[UK] Little World Gifts, the Liverpool-based mobile virtual goods startup, has signed WWF as its first major brand partner. That’s WWF-UK, the world-renowned conservation charity, not the wrestling federation with the same initials.
More interesting, however, is where Little World Gifts is headed next: Location-based gifting. In a future update, users of the company’s iPhone app (iTunes link) will be prompted to purchase and receive virtual gifts based on their current location, moving the service a little towards the rewards element of the likes of Foursquare and Gowalla.
But first let’s deal with the WWF announcement.
Little World Gifts is adding three WWF branded gifts to its store: a replica of the charity’s “iconic” panda-shaped collection boxes, a ‘wooden tiger toy’ and an animated, lifelike Adélie penguin. Proceeds from the gifts, which cost between €2.99 ($3.99) and €3.99 ($4.99) and are paid-for via the iPhone’s ‘in-app’ purchasing feature, are being shared with WWF, with 36% of revenue going to the charity.
Now I’ll admit that I’ve yet to buy into this whole ‘virtual gift’ idea, even if these are in 3D and are a bit more visually appealing than the tiny 2D icon-type gifts exchanged on Facebook, for example. And I’m also probably not the penguin-hugging, iPhone-touting demographic that Little World Gifts and WWF-UK are targeting. But still, the pricing here seems to be somewhat on the high side and doesn’t exactly spell impulse buy to me.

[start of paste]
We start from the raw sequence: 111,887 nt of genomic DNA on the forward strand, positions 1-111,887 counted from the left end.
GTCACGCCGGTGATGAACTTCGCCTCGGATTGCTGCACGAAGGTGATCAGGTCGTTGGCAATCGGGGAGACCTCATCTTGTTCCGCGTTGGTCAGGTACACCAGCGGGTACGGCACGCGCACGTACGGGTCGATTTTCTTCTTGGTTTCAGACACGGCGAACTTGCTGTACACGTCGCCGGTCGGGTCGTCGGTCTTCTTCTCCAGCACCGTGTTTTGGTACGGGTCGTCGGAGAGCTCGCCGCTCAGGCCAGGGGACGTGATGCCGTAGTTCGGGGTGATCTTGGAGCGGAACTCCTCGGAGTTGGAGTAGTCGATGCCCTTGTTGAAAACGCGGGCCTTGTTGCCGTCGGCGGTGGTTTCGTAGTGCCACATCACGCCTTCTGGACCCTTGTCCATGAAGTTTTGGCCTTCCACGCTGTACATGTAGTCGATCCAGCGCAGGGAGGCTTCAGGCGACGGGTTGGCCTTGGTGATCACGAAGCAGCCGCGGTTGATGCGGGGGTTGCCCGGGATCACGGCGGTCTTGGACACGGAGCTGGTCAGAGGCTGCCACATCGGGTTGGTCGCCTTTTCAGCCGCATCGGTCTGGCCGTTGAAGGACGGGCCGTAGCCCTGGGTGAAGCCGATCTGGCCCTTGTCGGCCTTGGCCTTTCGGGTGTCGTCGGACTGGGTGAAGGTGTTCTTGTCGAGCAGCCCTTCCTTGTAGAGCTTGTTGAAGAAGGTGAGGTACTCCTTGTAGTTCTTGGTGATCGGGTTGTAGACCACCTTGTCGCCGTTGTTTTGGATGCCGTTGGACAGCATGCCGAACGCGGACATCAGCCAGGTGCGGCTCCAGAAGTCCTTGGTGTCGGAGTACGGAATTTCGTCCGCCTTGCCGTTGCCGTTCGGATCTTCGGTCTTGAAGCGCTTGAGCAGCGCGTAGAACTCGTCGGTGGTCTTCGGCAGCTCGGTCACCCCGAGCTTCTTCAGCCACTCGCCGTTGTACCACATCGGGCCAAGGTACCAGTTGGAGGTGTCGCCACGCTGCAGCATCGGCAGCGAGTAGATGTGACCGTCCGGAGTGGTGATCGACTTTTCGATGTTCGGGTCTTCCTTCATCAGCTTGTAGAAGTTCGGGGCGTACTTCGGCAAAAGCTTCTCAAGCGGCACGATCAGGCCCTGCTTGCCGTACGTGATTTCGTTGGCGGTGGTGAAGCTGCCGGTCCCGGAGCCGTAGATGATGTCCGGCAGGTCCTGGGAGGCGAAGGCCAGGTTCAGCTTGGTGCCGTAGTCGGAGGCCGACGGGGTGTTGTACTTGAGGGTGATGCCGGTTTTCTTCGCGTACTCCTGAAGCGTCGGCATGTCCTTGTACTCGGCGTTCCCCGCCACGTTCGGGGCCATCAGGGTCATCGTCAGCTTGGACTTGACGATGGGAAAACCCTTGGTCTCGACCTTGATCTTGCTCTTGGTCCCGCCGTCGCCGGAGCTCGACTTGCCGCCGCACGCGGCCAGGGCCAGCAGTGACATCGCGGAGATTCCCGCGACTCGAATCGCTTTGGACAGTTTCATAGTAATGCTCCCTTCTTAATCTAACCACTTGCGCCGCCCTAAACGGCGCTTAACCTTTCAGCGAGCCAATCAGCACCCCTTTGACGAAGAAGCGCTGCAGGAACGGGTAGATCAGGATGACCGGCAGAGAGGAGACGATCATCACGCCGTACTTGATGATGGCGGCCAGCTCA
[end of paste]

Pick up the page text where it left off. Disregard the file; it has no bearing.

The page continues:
That’s likely to be the result of revenue having to be split three ways. First, Apple takes 30% of any iPhone App Store purchase, after which Little World Gifts and WWF are splitting the remainder.
Little World Gifts says it will soon be announcing further content partnerships with “similarly well-loved household name brands” and that an Android app is in the works.
But, as already noted, the company is also going to expand its offering to include location-based gifts so that, for example, if you’re a tourist visiting London, Little World Gifts could offer to sell you a virtual replica of Big Ben for yourself or to send to someone back home. In fact, it’s easy to imagine all sorts of virtual souvenirs. And if you visit a particular venue or physical store, you might be rewarded with a free virtual gift as part of said brand’s marketing efforts. Although, as Foursquare-esque as that may seem, I’d much rather be given a voucher for a free cup of real coffee for checking into a particular cafe or whatever, rather than receiving some kind of equivalent digital replica.
Further integration with social networks, likely to be Facebook initially, is also scheduled later in 2010.
The six-person startup has to-date received seed funding from Northwest Vision and Media’s Regional Attractive Fund, and are said to in the process of securing a Series A to further expand its virtual goods offering.